Purpose: Empirical research on the influence of package size on consumers' quality perception has been scarce. Yan et al. (2014), an initial study focusing on this topic, showed that a small package generates higher perceived quality than a large package of the same brand. To cultivate a deeper understanding of such an effect, this paper aims to extend that study by examining the process by incorporating the evaluation context as a moderator. Design/methodology/approach: Two experiments were carried out. In Study 1 (n = 380), the effect of package size on perceived quality was investigated by comparing a standalone context in which a single package size was presented and a context in which two different package sizes were shown. In Study 2 (n = 436), a standalone context was compared with another context in which participants viewed two different sizes but directed their attention to only one. Findings: The findings indicate that the package size effect is not universal, and that it generally appears in a standalone context. In the contexts where two sizes were presented, it appears when consumers' attention is directed to only one size, whereas the effect does not manifest when consumers focus equal attention on both. The impact of the evaluation context is also stronger for small packages than for large packages. Originality/value: This paper adds knowledge to packaging and cue-utilisation literature by clarifying a boundary condition of the impact of package size on consumers' quality perception.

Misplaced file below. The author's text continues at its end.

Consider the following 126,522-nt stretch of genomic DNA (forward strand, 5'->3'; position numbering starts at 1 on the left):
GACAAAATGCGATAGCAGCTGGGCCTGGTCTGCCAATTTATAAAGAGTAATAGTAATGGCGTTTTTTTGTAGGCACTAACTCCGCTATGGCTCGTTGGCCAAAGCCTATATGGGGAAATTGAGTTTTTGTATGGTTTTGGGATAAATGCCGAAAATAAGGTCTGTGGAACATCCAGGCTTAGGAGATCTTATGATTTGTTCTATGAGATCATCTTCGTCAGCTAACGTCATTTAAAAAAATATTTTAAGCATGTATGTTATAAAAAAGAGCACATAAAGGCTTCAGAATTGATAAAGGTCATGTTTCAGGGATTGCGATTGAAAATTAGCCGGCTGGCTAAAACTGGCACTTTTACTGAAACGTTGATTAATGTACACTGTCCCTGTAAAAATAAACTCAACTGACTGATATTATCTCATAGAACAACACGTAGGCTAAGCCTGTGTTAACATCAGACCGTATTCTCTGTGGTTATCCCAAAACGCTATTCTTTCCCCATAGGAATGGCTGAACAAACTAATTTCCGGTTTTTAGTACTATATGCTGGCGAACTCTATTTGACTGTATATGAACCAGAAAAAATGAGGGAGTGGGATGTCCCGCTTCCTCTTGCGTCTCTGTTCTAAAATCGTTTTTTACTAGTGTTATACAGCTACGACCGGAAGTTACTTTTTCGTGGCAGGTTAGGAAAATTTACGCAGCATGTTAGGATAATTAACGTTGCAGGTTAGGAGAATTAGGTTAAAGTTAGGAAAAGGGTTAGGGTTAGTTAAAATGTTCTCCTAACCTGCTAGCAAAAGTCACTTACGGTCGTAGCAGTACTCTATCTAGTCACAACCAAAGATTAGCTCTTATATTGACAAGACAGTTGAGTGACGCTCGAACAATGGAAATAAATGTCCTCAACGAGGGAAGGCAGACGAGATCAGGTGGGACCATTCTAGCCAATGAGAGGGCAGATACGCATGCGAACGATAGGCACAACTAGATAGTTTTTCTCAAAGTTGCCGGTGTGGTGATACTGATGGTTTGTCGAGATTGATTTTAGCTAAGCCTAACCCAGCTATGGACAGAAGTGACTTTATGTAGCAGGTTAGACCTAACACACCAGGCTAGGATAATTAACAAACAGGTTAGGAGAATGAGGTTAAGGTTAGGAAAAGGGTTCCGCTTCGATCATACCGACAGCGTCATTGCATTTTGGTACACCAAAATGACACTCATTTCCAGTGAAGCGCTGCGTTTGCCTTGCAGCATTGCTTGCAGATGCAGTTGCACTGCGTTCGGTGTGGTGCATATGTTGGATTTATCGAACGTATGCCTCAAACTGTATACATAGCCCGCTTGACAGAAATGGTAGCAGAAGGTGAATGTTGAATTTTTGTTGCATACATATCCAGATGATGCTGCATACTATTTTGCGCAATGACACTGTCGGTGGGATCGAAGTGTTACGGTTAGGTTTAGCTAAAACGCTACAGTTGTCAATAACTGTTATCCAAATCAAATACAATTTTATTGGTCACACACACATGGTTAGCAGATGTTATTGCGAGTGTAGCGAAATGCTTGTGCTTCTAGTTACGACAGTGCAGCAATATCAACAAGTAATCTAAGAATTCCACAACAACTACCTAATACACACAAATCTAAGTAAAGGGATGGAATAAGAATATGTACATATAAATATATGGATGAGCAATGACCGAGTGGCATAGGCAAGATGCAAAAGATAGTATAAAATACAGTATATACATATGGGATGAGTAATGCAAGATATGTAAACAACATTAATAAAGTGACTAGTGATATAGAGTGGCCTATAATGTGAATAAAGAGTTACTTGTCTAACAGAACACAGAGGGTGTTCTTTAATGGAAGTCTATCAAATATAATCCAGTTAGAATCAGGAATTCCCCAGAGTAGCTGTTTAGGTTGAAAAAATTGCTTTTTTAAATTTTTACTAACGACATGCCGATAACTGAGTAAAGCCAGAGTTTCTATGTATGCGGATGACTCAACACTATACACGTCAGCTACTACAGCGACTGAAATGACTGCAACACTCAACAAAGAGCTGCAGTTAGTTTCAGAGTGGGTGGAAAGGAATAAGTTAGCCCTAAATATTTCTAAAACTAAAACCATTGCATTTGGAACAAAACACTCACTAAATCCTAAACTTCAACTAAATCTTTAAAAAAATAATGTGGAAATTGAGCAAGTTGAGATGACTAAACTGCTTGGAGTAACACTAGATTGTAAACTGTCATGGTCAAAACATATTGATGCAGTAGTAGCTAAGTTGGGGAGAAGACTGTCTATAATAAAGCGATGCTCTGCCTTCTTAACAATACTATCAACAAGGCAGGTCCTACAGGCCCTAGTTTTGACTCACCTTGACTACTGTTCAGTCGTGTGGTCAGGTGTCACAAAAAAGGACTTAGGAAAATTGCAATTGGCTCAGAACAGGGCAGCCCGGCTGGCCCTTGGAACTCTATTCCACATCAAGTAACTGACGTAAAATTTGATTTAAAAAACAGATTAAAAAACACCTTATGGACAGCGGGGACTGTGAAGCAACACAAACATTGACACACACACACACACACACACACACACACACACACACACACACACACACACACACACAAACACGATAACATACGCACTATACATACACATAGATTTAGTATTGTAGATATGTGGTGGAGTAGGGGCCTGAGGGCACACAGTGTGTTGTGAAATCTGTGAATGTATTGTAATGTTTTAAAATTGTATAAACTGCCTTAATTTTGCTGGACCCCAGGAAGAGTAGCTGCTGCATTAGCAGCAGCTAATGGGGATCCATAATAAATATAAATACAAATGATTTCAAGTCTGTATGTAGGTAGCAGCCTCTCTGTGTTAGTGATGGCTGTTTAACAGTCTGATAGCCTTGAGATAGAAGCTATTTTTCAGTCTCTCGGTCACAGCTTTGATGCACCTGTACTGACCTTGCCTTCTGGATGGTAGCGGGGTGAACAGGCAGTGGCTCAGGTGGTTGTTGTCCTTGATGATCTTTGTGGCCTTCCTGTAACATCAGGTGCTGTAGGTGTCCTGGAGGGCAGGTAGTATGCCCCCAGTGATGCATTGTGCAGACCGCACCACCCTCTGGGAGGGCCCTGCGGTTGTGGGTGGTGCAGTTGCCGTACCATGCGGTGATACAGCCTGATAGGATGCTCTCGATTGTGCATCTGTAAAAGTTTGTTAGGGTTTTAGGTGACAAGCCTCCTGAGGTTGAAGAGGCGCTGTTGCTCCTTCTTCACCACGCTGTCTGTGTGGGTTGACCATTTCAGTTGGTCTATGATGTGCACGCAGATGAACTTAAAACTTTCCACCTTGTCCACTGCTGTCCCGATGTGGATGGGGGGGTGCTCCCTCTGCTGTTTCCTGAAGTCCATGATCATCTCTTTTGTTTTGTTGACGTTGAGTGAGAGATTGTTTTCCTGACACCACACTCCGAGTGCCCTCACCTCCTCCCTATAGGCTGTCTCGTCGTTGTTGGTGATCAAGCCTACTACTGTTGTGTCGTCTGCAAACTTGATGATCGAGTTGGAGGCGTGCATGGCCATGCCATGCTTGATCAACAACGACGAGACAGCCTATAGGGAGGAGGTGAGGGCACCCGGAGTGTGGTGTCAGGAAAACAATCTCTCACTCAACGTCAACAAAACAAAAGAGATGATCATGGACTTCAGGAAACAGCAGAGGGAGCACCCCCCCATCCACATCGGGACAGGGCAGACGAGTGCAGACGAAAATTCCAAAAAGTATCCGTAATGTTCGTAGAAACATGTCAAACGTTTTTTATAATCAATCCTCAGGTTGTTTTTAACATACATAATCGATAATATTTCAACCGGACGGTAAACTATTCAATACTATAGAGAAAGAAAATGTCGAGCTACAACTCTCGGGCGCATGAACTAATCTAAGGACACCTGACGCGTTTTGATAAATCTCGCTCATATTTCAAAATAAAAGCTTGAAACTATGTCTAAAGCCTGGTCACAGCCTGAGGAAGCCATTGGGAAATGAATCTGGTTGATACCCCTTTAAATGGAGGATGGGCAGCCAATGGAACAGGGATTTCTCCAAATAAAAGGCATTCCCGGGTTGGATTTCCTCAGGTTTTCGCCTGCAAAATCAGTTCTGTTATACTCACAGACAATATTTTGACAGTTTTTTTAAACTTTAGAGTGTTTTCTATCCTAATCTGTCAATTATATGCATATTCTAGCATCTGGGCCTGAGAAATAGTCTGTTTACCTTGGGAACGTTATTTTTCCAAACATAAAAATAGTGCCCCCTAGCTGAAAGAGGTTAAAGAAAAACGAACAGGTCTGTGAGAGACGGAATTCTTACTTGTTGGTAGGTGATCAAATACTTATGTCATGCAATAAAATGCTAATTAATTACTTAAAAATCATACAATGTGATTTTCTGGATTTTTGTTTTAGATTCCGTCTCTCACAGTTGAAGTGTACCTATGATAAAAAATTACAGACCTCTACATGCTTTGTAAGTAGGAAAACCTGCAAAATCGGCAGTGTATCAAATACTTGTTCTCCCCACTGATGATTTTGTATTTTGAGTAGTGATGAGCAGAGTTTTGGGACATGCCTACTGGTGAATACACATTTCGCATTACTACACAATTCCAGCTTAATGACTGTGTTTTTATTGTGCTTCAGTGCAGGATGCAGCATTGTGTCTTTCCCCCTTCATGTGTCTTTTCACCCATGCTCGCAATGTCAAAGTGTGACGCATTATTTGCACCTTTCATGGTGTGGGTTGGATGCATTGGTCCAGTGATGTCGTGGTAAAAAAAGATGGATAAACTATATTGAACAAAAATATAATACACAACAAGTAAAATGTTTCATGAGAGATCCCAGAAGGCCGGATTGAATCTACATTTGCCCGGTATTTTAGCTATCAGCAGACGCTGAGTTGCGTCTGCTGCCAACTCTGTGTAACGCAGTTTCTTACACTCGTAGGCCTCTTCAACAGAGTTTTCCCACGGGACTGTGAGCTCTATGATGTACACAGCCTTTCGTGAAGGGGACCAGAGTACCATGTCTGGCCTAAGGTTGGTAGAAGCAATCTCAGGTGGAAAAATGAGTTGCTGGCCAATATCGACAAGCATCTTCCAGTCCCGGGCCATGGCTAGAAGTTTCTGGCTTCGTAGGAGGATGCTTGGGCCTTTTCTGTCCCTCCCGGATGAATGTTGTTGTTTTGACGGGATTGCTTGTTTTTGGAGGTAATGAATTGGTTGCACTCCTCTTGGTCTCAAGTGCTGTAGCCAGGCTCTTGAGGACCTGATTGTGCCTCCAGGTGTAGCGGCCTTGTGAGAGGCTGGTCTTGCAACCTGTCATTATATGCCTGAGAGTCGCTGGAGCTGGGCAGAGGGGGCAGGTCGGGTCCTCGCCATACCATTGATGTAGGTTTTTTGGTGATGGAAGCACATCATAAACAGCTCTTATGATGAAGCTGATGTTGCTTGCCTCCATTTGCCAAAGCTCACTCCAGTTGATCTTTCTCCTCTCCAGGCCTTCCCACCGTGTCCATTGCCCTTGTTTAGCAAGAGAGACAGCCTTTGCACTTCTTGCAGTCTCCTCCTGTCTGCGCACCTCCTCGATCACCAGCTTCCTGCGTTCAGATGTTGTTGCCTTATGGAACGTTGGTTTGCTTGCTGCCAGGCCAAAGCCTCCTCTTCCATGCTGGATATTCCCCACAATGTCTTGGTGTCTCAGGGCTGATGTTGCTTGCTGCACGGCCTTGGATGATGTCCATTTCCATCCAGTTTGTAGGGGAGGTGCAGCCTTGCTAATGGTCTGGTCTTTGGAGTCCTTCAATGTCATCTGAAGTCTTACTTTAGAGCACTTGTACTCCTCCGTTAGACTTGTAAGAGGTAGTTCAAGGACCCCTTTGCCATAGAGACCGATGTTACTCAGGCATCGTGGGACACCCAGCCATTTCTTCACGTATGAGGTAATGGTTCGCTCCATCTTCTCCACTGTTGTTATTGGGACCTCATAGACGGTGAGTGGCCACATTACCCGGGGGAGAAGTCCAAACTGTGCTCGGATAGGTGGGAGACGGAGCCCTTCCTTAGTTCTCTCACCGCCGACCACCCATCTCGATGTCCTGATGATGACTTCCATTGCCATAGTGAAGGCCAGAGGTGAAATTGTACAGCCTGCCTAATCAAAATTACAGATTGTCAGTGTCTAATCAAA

|ジャーナル||International Journal of Retail and Distribution Management|
|出版ステータス||Published - 2020 6月 25|
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